Protesters marched through the streets of McKees Rocks on Sunday to speak out against systemic racism and demand an investigation of the borough’s police department.
The almost five-hour event began at the intersection of Linden Street and Chartiers Avenue and continued to Sto-Rox Junior-Senior High School before returning to the starting point.
“They’re gonna hear us. Not just in the streets, but when we vote. They’re gonna hear us in the White House,” said Dasia Clemons, founder of grassroots organization Pittsburgh, I Can’t Breathe [PICB].
It was organized by McKees Rocks resident Lorenzo Rulli and Nique (who preferred not to include their last name) with support from PICB.
“McKees Rocks is not failing because of the people. McKees Rocks is failing because of the police,” Rulli said while addressing the crowd of roughly 150 people in front of the department. The organizers demanded an investigation into the police department, which Rulli said does not represent the community it serves. McKees Rocks is about 34% Black. According to the borough’s website, the department has nine full-time officers and several part-time officers. Police Chief Rick Deliman told PublicSource in an email that the department has no officers of color on staff.
The event also centered on Black women and Black transgender people. “I feel like Black women and Black trans folks are always left out of the narrative,” Nique told PublicSource while recounting their own experiences with racism and transphobia. “I don’t want to live in fear like this anymore.”
During the demonstration, organizers addressed several local businesses and entities for engaging in behavior they considered harmful.
While gathered in front of Black Forge Coffee House on Chartiers Avenue, Nique asked Black Forge owner Ashley Corts to “take more accountability” for the “have coffee with a cop” events the business held at its Allentown location several years ago. Corts said she was approached by several community groups and asked to host the event and would not do it again. “I learned my lesson four years ago,” Corts told PublicSource. She agreed to several asks from the organizers, including hosting a cookout for McKees Rocks residents.
Stopping in front of Sto-Rox High School, speakers called for education equity for Black and brown children, including curricula that teach African American history. “I want you to understand that they are literally trying to erase our entire history,” PICB organizer Kyna James said of white-centric curricula.
At one point, organizers collected money from attendees and distributed it to Black women in the crowd. Rulli said they collected over $500 and split it between 15 women.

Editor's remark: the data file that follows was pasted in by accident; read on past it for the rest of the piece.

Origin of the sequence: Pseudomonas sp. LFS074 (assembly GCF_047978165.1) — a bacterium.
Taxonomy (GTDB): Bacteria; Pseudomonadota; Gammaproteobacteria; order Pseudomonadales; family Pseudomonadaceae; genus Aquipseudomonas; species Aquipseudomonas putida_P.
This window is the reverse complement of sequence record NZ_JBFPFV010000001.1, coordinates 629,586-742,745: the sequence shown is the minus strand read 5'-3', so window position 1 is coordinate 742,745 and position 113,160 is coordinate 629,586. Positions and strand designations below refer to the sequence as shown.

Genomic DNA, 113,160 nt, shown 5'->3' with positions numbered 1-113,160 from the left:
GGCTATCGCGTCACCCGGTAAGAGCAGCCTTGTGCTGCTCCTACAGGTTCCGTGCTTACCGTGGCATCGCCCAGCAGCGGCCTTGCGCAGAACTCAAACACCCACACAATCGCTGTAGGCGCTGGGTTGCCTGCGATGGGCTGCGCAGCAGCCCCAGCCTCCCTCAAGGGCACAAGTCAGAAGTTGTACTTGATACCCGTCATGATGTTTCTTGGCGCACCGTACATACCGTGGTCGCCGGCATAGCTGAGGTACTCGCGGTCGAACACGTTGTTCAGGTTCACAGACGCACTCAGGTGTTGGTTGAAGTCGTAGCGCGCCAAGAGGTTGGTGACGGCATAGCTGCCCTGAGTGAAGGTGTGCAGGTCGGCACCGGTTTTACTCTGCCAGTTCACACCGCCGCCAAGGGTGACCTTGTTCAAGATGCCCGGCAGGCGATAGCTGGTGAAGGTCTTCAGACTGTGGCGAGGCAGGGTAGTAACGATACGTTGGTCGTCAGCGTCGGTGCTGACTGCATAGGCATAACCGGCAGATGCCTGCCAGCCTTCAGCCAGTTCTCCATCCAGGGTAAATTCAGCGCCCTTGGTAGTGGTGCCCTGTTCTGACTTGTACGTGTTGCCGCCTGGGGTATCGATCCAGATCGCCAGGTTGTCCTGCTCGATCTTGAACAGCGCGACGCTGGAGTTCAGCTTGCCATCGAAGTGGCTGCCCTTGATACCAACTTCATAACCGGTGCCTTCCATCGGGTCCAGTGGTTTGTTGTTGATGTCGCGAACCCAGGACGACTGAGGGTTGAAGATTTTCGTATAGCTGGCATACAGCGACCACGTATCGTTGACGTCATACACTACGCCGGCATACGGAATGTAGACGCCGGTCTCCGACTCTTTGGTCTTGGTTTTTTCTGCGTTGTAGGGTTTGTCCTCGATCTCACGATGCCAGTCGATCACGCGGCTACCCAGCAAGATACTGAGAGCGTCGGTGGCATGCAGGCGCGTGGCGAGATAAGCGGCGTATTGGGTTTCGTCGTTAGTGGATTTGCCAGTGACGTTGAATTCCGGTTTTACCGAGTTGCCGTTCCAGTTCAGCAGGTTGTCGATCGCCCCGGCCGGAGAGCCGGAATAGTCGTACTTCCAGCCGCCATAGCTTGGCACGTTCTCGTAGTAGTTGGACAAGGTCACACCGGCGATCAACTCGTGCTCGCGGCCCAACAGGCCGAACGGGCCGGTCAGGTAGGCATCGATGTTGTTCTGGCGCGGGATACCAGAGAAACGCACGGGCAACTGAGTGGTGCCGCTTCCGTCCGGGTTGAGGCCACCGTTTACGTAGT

At the end of the event, Rulli reminded attendees to continue supporting the ongoing protests and equal rights movement. “Racism is not one action or two individuals. Racism is an injustice everywhere,” he said.
Juliette Rihl is a reporter for PublicSource. She can be reached at email@example.com or on Twitter at @julietterihl.
Ryan Loew is PublicSource’s visual storyteller/producer. He can be reached at firstname.lastname@example.org and on Twitter at @RyanLoew.
This fact-based local reporting drives impact and creates change. Help power that impact.
James Baldwin wrote, “Not everything that is faced can be changed, but nothing can be changed until it is faced.” PublicSource exists to help the Pittsburgh region face its realities and create opportunities for change. When we shine a light on inequity in our region, like the “completely unacceptable” conditions in low-income housing in McKeesport, things change. When we ask questions about policymakers’ decisions, like how Allegheny County is handling COVID-19 safety for its employees, things change. When we push for transparency on issues that affect the public, like in the use of facial recognition software by Pittsburgh police, things change.
It takes a lot of time, skill and resources to produce journalism like this. Our stories are always made available for free so that they can benefit the most people, regardless of ability to pay. But as an independent, nonprofit newsroom, we count on donations from our readers to support this crucial work. Can you make a contribution of any amount (or better yet, set up a recurring monthly gift) to help ensure we can continue to report on what matters and tell stories for a better Pittsburgh?